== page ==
Annals of Surgical Oncology

, Volume 1, Issue 2, pp 111–116

Patterns of residual disease after preoperative chemoradiation in ultrasound T3 rectal carcinoma

Authors

  • Sarkis Meterissian
    • From the Department of Surgical OncologyUniversity of Texas M. D. Anderson Cancer Center
  • John Skibber
    • From the Department of Surgical OncologyUniversity of Texas M. D. Anderson Cancer Center
  • Tyvin Rich
    • the Department of Radiation TherapyUniversity of Texas M. D. Anderson Cancer Center
  • Leor Roubein
    • the Department of GastroenterologyUniversity of Texas M. D. Anderson Cancer Center
  • Jaffer Ajani
    • the Department of GastroenterologyUniversity of Texas M. D. Anderson Cancer Center
  • Karen Cleary
    • the Department of PathologyUniversity of Texas M. D. Anderson Cancer Center
  • David M. Ota
    • From the Department of Surgical OncologyUniversity of Texas M. D. Anderson Cancer Center
Article

DOI: 10.1007/BF02303553

Cite this article as:
Meterissian, S., Skibber, J., Rich, T. et al. Annals of Surgical Oncology (1994) 1: 111. doi:10.1007/BF02303553

Abstract

Background: Rectal carcinoma tends to recur locally, with invasion of adjacent organs and significant pelvic pain. Both radiation therapy alone and combined chemoradiation have been used in an attempt to decrease the local recurrence rate and thereby improve survival. Although preoperative chemoradiation can clinically downstage rectal tumors, the pathologic extent of the residual disease has not been studied.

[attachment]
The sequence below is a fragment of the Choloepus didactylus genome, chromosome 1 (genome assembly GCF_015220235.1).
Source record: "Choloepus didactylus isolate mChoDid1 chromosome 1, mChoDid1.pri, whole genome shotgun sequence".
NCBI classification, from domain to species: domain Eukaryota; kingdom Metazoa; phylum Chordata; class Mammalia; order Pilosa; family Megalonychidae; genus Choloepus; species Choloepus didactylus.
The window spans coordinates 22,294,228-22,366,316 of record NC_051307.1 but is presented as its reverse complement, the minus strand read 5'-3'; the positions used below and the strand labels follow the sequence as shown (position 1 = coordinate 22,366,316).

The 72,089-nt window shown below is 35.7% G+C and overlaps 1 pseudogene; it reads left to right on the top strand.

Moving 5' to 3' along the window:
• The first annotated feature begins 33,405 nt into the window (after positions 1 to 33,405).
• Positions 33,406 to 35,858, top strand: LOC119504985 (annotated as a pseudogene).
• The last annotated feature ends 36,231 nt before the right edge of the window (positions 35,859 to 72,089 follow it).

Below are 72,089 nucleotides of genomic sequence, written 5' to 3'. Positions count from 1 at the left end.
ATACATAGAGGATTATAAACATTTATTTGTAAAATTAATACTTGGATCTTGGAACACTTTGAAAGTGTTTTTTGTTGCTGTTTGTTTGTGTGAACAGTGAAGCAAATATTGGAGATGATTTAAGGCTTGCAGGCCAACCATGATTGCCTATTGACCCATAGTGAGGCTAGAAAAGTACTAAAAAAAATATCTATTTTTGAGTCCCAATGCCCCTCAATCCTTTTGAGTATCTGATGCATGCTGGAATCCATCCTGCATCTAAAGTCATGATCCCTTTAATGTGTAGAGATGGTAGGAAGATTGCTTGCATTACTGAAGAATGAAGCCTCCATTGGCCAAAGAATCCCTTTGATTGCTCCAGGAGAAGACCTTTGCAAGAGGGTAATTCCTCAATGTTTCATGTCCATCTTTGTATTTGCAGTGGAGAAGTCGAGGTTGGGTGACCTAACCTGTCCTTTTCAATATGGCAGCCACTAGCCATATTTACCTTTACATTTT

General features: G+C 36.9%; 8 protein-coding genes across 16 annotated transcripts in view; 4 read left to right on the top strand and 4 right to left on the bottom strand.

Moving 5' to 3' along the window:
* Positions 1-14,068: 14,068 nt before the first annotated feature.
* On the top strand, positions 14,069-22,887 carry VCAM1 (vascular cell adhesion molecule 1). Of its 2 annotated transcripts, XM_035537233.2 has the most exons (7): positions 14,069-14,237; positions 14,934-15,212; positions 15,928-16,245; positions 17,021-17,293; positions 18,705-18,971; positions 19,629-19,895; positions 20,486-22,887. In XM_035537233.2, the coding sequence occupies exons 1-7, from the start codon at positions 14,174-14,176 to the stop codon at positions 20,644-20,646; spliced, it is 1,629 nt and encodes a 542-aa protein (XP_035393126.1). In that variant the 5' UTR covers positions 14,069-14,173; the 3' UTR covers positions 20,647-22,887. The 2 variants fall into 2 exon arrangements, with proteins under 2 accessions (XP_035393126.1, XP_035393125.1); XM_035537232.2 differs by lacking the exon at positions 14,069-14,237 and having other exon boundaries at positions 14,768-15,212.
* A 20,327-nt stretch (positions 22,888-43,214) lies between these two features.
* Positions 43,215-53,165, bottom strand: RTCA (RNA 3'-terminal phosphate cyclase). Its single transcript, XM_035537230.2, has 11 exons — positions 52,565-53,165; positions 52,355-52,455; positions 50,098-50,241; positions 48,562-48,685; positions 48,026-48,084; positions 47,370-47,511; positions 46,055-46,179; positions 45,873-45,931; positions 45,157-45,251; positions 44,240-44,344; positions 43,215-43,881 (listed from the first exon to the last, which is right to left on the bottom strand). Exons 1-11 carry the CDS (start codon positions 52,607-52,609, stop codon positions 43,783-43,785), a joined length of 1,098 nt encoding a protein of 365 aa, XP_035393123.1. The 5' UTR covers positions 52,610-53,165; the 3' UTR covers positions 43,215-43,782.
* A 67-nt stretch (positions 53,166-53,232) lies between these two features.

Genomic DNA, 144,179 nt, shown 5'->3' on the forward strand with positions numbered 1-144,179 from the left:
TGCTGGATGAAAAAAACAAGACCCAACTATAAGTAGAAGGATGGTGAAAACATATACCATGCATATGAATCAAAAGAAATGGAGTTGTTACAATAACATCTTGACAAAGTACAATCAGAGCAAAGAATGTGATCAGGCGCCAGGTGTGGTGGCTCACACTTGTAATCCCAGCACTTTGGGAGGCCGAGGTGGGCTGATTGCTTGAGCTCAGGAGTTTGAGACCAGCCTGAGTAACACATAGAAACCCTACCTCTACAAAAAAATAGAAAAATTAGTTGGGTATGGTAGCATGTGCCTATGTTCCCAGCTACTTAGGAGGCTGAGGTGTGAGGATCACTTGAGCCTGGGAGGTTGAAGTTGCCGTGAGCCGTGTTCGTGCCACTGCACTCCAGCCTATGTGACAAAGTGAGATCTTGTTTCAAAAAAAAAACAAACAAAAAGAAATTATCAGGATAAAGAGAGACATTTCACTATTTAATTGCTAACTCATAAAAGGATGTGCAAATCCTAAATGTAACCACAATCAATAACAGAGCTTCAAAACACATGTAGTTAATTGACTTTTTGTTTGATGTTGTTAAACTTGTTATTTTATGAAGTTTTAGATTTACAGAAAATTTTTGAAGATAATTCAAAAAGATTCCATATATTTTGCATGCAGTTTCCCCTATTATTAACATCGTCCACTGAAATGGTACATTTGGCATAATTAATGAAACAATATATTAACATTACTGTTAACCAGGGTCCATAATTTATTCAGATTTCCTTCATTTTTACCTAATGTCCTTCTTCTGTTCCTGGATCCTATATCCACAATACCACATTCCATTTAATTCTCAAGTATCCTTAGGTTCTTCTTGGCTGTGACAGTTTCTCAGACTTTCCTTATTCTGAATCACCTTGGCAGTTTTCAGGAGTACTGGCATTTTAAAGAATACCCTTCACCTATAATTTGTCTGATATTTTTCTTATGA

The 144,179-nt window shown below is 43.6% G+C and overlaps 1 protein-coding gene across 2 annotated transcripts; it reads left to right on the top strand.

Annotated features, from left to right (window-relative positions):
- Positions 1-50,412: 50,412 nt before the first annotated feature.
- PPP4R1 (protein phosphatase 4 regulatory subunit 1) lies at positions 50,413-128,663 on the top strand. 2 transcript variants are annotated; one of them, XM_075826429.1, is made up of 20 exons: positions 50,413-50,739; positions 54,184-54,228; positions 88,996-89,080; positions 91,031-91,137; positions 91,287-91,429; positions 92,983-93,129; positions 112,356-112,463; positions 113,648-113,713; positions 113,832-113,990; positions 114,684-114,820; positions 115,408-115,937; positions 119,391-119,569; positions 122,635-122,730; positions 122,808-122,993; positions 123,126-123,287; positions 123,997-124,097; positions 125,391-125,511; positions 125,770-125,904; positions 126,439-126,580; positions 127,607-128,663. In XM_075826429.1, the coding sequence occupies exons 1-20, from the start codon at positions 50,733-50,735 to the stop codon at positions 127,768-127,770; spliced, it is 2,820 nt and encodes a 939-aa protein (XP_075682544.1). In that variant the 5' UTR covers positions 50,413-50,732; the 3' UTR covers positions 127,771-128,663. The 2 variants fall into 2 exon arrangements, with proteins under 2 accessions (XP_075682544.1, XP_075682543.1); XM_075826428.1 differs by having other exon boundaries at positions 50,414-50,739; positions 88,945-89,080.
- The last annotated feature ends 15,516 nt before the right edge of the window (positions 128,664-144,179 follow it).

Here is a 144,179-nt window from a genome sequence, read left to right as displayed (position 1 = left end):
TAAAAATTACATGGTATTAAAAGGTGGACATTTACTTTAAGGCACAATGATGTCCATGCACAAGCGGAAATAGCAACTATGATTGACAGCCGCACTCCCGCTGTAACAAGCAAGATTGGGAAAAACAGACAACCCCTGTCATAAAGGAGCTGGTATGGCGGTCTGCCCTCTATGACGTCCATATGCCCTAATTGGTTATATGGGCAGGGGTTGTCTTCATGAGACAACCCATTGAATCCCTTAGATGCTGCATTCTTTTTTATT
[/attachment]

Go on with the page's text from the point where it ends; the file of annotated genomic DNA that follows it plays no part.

Methods: Thirty-seven patients with T3 rectal cancer diagnosed by transrectal ultrasonography (uT3) received 45 Gy with continuous infusion 5-fluorouracil (300 mg/m2/day). Proctoscopy with mucosal/submucosal biopsy was performed in patients (16 of 37) posttreatment and before definitive surgery.

Results: Microscopic evaluation of the 37 resected specimens showed a 30% (11 patients) pathologic complete remission rate. The pattern of residual disease in the remaining 26 patients showed that nine (25%) had microscopic residual tumor without evidence of mucosal involvement. Of the 14 patients with a negative proctoscopic evaluation and biopsy only, five (36%) had no residual tumor on final pathology.

Conclusions: After chemoradiation, the pathologic presentation of rectal cancer may be altered, making endoscopic procedures and mucosal/submucosal biopsies unreliable in detection of residual disease. Despite the relatively good pathologic complete remission rate noted in this study, all patients undergoing chemoradiation for uT3 rectal carcinomas need definitive surgical resection to confirm a complete clinical remission.

Key Words

ChemoradiationRectal cancerProctobiopsy

Copyright information

© The Society of Surgical Oncology, Inc. 1994